Atul Churiwal, Managing Director of Krishi Rasayan, mentioned that India's agrochemical market is experiencing tremendous changes and rapid development. The purchasing power of Indian farmers is gradually increasing, they are willing to adopt and could afford more proprietary and value added formulation and pre-mix products. Farmers have paid more attentions on yield increase and quality agricultural products. Therefore, high end fungicides, biostimulants and crop nutrition products with low residue level and less waiting period are being gradually accepted by more farmers. On the other hand, Indian companies are investing more in brand building and service differentiation. They are increasing their investment in R&D, and hope to reduce their reliance on basic intermediates, they are also actively implementing backward integration and increasing investment in environmental protection and automation facilities.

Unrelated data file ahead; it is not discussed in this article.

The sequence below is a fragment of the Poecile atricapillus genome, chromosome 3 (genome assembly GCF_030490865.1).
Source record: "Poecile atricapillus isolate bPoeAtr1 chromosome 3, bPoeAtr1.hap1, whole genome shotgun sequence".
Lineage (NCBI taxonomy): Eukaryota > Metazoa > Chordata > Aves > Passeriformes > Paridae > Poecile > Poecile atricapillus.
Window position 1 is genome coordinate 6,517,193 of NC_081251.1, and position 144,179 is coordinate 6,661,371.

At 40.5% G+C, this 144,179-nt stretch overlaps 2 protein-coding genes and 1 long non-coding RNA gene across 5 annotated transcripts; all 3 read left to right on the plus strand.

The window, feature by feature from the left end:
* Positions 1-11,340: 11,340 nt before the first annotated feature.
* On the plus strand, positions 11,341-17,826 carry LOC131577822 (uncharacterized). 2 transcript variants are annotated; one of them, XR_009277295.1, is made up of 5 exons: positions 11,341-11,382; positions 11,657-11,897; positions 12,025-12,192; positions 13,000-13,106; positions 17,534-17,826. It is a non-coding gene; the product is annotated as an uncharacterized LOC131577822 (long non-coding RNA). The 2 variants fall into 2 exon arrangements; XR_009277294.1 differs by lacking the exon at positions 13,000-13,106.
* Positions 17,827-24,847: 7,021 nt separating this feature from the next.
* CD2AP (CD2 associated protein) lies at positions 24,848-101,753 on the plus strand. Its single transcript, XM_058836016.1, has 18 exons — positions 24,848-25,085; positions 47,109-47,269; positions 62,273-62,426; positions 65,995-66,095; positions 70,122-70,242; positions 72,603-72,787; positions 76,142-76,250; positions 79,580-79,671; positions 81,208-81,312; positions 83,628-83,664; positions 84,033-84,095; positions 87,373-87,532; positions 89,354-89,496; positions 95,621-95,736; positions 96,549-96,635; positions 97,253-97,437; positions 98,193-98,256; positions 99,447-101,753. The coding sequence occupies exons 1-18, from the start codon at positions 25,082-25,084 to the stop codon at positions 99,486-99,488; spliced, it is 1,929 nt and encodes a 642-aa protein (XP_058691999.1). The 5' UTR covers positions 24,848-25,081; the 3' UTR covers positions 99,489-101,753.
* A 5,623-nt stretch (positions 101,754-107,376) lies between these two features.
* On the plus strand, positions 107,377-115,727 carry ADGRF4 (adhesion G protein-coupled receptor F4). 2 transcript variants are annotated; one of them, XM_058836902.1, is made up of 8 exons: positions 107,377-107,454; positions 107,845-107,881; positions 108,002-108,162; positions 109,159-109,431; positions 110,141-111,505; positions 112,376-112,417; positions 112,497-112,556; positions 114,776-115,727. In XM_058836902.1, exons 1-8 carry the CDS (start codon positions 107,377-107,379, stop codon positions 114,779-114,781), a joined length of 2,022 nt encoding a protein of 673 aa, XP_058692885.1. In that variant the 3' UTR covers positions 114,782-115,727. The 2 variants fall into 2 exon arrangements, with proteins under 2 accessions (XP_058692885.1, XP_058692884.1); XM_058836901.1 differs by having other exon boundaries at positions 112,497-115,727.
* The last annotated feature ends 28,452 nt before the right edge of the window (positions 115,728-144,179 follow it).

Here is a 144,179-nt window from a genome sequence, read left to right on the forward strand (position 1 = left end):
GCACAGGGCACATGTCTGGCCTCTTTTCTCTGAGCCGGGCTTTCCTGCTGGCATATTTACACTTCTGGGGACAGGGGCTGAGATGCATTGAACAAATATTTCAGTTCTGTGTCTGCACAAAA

“In the past, multinationals basically only procured pesticides from China, but now they are turning their attention to India because of China’s environmental problems. In India, there is no government investment in pesticides manufacturing in India. This is very positive point for new investments in India for Private companies.” Patel said, “China’s chemical market has annual sales of some USD 2 trillion, accounting for about 40% of the global market. Therefore, even a minor slowdown in Chinese exports could result in a robust exports opportunity for the Indian industry, as India is considered an alternate manufacturing hub of chemicals by the world now. The Indian chemicals industry is an integral part of the Indian economy and the government has been taking initiatives to address the challenges in infrastructure, feedstock availability, complex tax and duty structure. The 'Make in India' campaign are good for facilitating investment, fostering innovation, enhancing skill development, and building best-in-class manufacturing infrastructure. But environmental safety and health issues remain a challenge, as the Indian government is also focusing on Zero discharge concept. In addition, with regard to Indian pesticides, the registration compliance is becoming stricter, which is beneficial to reduce competition, but also a barrier for new entrants."